Rabat - Valeria Khadija Collina, the mother of the Moroccan-Italian London Bridge attacker Youssef Zaghba, spoke to journalists on Wednesday, saying the internet caused her son’s extremism.
Rabat – Valeria Khadija Collina, the mother of the Moroccan-Italian London Bridge attacker Youssef Zaghba, spoke to journalists on Wednesday, saying the internet caused her son’s extremism.
Collina said that while she had always tried “to monitor his friends, making sure he didn’t hang out with the wrong people,” her attempts were fruitless given “he had the internet and everything came from there.”
She continued that the 22 year-old had shown her videos online about Syria, “a place where he thought he could live as a ‘pure Muslim’.” She added that he spoke like he had been “brainwashed by the internet,” and although she had tried to dissuade him telling him of the “terrible things going on there [Syria],” she was unable to change his mind.
The 68-year old Italian woman advised all parents to stay vigilant regarding their children’s relationships to the internet, saying it was this that “caused the extremism” of her son, adding that she considered the internet to be “a huge danger to children.”
Collina revealed that she spoke to her son on the phone only two days before the attack, which caused the death of eight people. She said that the talk with her son was unusually “nice and loving.” She added that she is now aware that the kind disposition of the conversation was because he was saying goodbye without her knowing.
During Collina’s talks with international journalists at her home on June 7, she asked that her face be hidden, out of worry for her life. Prior to this press conference, she had spoken only to Brahim Maarad, a writer for Italian newspaper L’Expresso. She spoke to Maarad on Tuesday evening, the same day that Italian authorities informed her that her son had been killed after carrying out the London attack.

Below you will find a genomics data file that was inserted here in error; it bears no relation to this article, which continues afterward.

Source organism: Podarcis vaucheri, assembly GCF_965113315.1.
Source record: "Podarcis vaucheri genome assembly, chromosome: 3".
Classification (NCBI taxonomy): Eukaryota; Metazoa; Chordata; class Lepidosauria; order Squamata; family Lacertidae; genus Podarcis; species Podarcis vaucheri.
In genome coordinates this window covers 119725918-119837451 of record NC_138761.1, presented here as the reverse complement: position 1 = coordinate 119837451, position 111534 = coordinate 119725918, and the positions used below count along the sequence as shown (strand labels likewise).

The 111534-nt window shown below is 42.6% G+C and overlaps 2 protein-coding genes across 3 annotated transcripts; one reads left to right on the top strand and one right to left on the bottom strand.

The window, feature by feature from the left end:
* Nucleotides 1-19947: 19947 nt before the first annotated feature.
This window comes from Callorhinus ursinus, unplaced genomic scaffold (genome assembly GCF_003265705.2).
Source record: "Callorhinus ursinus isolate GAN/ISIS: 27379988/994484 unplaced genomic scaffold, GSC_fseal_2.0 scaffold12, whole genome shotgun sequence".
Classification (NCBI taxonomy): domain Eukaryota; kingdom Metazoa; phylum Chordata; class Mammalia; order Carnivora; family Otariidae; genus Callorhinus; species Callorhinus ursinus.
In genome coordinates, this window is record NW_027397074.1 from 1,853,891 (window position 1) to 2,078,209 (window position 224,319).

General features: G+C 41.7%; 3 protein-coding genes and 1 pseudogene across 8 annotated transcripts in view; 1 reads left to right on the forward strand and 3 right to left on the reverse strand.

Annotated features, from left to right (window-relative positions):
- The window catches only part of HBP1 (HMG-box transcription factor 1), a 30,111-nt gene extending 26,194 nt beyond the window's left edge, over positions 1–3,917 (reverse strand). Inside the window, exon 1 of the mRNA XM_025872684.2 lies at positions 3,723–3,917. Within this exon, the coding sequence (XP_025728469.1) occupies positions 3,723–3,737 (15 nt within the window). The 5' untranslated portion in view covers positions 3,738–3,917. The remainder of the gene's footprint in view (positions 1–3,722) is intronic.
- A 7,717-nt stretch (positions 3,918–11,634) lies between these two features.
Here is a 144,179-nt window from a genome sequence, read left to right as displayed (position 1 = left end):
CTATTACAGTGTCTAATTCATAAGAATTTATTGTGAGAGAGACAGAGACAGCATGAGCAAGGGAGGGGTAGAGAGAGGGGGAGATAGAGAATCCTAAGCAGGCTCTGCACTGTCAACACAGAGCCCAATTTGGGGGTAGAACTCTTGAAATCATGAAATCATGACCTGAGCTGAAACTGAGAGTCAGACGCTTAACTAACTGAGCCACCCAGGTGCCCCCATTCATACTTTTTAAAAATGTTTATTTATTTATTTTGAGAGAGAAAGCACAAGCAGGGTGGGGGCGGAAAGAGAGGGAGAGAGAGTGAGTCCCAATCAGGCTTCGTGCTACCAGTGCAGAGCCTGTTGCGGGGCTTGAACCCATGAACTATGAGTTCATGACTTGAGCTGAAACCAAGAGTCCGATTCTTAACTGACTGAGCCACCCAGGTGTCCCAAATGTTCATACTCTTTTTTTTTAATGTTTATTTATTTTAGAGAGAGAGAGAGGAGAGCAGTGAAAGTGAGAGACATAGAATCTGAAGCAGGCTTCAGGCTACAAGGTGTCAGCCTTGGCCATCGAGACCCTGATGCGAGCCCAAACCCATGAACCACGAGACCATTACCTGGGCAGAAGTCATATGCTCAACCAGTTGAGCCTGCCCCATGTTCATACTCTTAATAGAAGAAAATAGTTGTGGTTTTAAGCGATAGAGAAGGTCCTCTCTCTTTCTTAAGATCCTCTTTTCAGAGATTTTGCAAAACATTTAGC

Collina said that when authorities visited her this week, she had thought they would discuss her son’s disappearance, which she had reported to local police after neither she nor his father could reach him following her phone call.
She was not surprised when officers instead told her, “we came to tell you another thing…your son is dead.” Collina said that she suspected Zaghba could be dead , especially when the names of the two other attackers, who she knew as his friends, were made public.
Zaghba was known to Italian authorities, who stopped him from boarding a flight to Istanbul at Bologna airport in March 2016 after he told them, “I am going to be a terrorist.”
In an article dated Tuesday June 6, The Guardian revealed that anti-terrorism authorities in Italy had issued a warning to border police in early 2016 “to signal and point our [sic] every suspect from Morocco who is leaving from Italy to Istanbul.” The British newspaper added that there were warnings of “frequent movements of suspected terrorists from Morocco holding Italian passports, trying to reach Syria via Istanbul.”
It has since been revealed that Italian authorities had informed MI6 in Rome and had pointed him out as a potential foreign fighter on the Schengen Information System, an international border control alert system.
While the Home Office refused to discuss why Zaghba had been allowed entry to the UK, Damian Green, the former Minister of State for Immigration at the UK’s Home Office, has said the Schengen Information System alone should have been enough to prevent his entry.
Born in Fes in 1995, Zaghba studied computer science at the city’s university. When his parents separated, he moved with his mother to the small town of Castello di Serravalle near Bologna, whilst his father remained in Morocco. It is believed he moved to east London in 2015, where he worked at a fast food restaurant and volunteered at a children’s gymnastics club.
Zaghba was one of three attackers who killed eight people and injured at least 48 in London’s London Bridge area on Saturday June 3. Along with two other attackers, who have been named as British national Khuram Butt and Moroccan-Libyan Rachid Redouane, the trio drove a van into pedestrians on London Bridge and then exited the van to attack people in nearby Borough Market.